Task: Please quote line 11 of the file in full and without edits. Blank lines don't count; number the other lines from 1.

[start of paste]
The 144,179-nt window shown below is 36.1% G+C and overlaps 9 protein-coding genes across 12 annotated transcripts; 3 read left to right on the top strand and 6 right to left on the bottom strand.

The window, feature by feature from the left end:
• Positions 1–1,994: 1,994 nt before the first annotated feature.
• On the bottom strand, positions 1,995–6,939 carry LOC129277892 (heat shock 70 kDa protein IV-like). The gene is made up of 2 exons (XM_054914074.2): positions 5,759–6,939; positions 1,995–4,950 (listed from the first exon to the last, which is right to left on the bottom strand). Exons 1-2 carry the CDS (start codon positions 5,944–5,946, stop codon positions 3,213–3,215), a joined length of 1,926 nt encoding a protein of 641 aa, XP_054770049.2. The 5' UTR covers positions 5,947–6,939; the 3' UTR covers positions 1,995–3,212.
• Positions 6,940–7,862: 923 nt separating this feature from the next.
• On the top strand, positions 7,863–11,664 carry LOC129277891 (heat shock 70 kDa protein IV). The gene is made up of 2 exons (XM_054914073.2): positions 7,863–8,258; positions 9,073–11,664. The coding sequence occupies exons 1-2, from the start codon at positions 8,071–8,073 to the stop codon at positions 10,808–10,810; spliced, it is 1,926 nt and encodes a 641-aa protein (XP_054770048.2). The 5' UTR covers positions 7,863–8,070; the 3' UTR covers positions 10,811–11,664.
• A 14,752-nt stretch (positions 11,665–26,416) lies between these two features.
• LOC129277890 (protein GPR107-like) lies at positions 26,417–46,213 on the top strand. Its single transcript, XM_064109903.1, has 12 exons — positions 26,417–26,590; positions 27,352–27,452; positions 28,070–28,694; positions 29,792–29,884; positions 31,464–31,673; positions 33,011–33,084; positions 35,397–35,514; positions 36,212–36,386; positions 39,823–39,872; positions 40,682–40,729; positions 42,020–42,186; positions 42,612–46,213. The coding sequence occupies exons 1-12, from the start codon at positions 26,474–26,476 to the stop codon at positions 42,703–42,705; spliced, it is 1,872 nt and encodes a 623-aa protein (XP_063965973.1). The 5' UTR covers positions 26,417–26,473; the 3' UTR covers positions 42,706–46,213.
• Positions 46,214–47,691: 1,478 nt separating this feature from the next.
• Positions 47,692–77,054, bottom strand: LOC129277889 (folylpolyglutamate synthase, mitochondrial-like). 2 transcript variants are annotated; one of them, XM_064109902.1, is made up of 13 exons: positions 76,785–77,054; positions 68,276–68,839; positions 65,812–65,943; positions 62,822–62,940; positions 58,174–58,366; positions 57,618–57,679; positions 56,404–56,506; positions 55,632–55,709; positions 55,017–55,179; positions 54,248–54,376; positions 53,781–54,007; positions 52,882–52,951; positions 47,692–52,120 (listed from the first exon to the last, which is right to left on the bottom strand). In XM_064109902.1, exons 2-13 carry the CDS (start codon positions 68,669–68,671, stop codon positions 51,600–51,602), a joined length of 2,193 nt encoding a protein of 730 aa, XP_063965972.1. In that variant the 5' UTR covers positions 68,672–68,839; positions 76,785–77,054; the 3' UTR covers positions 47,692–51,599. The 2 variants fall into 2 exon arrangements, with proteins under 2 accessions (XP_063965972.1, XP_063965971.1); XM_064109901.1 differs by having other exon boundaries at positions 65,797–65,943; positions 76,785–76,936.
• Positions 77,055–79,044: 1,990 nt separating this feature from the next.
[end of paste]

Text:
• Positions 77,055–79,044: 1,990 nt separating this feature from the next.